Daydreaming. It seems innocent enough. Who among us has never taken a break from the here and now to indulge in a fantasy scenario or pleasant reverie? Occasional daydreaming is harmless enough, but there are times when it goes way too far, and begins to interfere with a balanced, happy life. 
The author of this article from Psyche details her struggle with what has been identified as “Maladaptive Daydreaming” by clinical psychologist Eli Somer. Similar to (and perhaps even some form of) dissociation, maladaptive daydreaming leaves sufferers with a feeling of helplessness over their own thoughts, and is often a way for a person to cope with severe trauma. The disorder is not listed in DSM-V, but that doesn’t mean patients presenting with symptoms are unlikely to appear. Some of its symptoms sound like those of ADHD and PTSD. 
Especially in a time of uncertainty such as the one we live in, a person’s desire to escape reality can, understandably, become more intense. That could be why maladaptive daydreaming, which is characterized by extensive daydreaming that replaces “real-life” human interaction, has become increasingly common. Social media, gaming, streaming, and other “virtual” activities are likely to have exacerbated this situation. Furthermore, the client is further frustrated when the experience of missing out on real life creates more emotional stress. 
Sufferers experience symptoms such as feeling out of control of their thoughts, procrastination, difficulty establishing intimate relationships, and more. Much of the time, as we said before, the behavior of maladaptive daydreaming is the result of earlier trauma. When a person feels that it is impossible to cope with a dangerous or painful situation, one very natural way of responding is to “check out.” When this becomes a habit, patterns such as those noted in maladaptive daydreaming can develop.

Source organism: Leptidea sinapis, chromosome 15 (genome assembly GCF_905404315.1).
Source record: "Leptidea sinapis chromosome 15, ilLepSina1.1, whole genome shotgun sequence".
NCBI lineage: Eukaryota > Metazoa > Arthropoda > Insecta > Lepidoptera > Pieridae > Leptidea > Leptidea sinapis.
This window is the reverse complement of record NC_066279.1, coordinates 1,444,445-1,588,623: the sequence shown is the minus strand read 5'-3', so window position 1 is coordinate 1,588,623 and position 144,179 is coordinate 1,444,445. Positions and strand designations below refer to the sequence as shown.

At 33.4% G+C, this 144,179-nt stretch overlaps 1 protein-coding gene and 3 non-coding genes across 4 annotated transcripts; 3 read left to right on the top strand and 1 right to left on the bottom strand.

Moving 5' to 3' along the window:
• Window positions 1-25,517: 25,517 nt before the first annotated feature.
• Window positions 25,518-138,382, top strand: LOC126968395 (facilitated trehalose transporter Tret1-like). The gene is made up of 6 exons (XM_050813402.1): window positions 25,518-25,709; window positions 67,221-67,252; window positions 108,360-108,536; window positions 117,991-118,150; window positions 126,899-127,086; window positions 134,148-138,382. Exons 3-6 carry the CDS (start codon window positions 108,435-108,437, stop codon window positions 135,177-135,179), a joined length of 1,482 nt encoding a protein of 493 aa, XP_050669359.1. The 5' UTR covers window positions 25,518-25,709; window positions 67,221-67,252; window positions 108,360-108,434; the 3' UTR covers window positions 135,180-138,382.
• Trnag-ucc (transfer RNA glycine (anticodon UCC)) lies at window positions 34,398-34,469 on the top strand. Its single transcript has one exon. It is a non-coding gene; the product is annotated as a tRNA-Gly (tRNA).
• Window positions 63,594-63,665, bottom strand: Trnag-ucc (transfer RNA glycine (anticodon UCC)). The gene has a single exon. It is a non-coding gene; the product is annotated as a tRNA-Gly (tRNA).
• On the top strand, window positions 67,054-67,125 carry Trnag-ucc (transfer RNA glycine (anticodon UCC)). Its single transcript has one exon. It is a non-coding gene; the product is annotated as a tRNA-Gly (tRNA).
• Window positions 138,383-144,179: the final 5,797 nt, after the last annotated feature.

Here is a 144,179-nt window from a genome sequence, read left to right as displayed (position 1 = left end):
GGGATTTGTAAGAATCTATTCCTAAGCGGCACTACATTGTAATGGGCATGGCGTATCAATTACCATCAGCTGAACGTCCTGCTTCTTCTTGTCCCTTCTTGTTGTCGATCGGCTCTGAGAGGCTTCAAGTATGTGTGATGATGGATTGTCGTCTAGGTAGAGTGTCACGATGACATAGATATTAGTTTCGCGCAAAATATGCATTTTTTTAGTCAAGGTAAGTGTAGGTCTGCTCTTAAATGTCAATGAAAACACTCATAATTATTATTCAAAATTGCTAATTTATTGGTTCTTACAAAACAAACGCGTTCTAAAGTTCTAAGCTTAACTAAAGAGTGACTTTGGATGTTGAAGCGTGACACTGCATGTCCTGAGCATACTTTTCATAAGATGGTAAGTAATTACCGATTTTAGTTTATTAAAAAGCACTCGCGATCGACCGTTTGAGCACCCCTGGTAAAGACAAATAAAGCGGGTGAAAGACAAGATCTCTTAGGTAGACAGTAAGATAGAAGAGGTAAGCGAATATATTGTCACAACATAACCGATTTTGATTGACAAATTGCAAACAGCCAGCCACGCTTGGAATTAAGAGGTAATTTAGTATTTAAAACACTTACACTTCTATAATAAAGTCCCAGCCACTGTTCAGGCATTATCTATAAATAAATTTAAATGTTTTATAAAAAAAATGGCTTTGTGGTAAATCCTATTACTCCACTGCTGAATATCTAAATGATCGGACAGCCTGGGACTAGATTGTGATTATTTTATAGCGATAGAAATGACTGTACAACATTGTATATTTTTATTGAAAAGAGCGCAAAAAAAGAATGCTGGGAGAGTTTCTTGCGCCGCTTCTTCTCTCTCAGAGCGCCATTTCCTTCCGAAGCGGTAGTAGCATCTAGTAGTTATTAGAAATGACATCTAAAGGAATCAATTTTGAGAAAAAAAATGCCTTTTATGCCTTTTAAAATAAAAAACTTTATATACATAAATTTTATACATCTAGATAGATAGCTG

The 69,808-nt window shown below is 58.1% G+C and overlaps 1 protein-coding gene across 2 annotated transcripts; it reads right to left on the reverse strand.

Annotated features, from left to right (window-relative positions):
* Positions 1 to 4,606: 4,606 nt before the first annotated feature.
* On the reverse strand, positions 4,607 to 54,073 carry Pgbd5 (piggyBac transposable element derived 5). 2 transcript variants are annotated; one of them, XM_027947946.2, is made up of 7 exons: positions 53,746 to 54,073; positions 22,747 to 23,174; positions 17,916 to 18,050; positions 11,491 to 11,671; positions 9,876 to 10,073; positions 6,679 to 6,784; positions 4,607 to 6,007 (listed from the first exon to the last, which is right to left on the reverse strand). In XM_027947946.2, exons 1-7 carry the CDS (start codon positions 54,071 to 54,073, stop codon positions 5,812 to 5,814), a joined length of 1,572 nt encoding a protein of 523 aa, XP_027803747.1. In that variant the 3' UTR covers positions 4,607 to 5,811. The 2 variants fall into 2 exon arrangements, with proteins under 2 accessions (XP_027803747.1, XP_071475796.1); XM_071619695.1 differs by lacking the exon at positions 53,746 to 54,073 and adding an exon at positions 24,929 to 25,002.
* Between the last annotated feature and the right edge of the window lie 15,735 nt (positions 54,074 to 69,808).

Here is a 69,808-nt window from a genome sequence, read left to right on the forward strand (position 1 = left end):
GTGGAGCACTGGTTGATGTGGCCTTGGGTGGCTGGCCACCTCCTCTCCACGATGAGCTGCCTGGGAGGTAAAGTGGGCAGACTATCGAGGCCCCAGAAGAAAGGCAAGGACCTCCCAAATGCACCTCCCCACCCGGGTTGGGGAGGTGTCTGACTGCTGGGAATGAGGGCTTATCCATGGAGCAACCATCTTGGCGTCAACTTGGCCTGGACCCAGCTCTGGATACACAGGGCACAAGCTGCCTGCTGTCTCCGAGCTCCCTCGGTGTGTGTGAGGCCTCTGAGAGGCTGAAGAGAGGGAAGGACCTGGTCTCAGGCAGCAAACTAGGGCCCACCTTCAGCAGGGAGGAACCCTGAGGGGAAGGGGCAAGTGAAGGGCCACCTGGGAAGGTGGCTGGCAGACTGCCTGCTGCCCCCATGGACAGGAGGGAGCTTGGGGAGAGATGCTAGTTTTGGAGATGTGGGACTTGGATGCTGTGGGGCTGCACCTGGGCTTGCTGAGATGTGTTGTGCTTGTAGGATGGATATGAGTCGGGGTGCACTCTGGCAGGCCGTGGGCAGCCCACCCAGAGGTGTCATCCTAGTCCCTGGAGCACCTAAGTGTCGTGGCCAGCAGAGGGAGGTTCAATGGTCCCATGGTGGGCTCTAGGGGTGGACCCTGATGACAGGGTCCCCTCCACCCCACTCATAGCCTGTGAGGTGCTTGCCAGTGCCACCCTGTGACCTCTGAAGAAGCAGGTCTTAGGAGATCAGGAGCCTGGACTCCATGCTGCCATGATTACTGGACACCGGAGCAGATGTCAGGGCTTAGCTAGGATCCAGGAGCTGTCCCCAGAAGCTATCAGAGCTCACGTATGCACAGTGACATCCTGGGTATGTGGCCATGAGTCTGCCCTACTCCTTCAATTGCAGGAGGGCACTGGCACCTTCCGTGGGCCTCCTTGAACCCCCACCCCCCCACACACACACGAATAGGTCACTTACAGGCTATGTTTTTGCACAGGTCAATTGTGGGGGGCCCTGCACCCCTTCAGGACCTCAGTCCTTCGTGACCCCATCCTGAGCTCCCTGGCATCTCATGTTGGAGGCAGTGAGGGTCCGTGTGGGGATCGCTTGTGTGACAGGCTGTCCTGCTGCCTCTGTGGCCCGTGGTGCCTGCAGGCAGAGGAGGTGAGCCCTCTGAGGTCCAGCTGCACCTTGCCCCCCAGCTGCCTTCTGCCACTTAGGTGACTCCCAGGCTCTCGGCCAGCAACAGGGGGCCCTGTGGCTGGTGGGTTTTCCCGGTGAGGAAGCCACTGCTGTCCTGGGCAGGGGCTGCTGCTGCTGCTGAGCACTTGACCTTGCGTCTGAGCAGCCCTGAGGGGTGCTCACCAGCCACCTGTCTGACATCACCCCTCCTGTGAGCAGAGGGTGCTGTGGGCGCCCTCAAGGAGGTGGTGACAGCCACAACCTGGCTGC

What can mental health practitioners do to help those whose lives are disrupted by maladaptive daydreaming? There are certain methods sufferers can use to regain some modicum of regulation over their thoughts. They include mindfulness, physical activity, setting time boundaries, and self-compassion. 
These practices could indeed assist the person suffering from maladaptive daydreaming on one level, but there is another, more complete, way to alleviate the symptoms. The most effective way to help a person gain control of the amount of time they spend daydreaming is by identifying and working with the cause of the desire to escape reality. There is a solution. 

Retrain the brain with hypnotherapy 

Hypnotherapy, particularly Heart-Centered Hypnotherapy® as it is taught at The Wellness Institute, is an evidence-based method of healing the sorts of trauma that can lead to conditions such as maladaptive daydreaming, dissociation, ADHD, and PTSD. Heart-Centered Hypnotherapy® uses age regression to assist in the client’s healing. This enables the client to trace their current compulsive behaviors back in time, to the source experiences that led them to develop coping mechanisms such as this.